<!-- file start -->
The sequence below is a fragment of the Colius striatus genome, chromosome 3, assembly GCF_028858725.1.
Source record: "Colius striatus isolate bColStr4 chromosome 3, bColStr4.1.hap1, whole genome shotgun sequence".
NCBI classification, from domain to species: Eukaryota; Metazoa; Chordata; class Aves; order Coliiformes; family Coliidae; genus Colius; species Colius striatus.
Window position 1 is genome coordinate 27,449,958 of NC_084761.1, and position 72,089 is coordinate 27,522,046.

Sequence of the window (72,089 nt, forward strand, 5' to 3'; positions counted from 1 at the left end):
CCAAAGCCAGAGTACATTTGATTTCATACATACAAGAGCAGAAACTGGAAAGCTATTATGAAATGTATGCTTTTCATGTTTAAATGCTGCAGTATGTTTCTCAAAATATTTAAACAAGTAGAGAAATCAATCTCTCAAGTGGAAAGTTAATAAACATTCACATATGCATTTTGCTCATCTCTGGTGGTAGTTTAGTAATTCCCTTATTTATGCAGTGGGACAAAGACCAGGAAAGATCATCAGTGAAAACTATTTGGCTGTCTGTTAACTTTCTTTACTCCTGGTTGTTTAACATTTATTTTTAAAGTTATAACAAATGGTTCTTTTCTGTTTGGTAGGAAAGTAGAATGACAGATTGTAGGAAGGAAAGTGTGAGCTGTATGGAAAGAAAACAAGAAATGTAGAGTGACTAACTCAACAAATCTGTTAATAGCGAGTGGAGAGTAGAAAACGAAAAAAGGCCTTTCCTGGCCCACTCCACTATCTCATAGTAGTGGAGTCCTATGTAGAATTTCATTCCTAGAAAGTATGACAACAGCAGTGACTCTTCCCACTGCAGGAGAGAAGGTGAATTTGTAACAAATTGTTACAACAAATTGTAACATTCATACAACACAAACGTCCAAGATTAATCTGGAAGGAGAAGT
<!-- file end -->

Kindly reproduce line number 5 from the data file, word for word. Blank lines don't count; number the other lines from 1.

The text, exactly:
Sequence of the window (72,089 nt, forward strand, 5' to 3'; positions counted from 1 at the left end):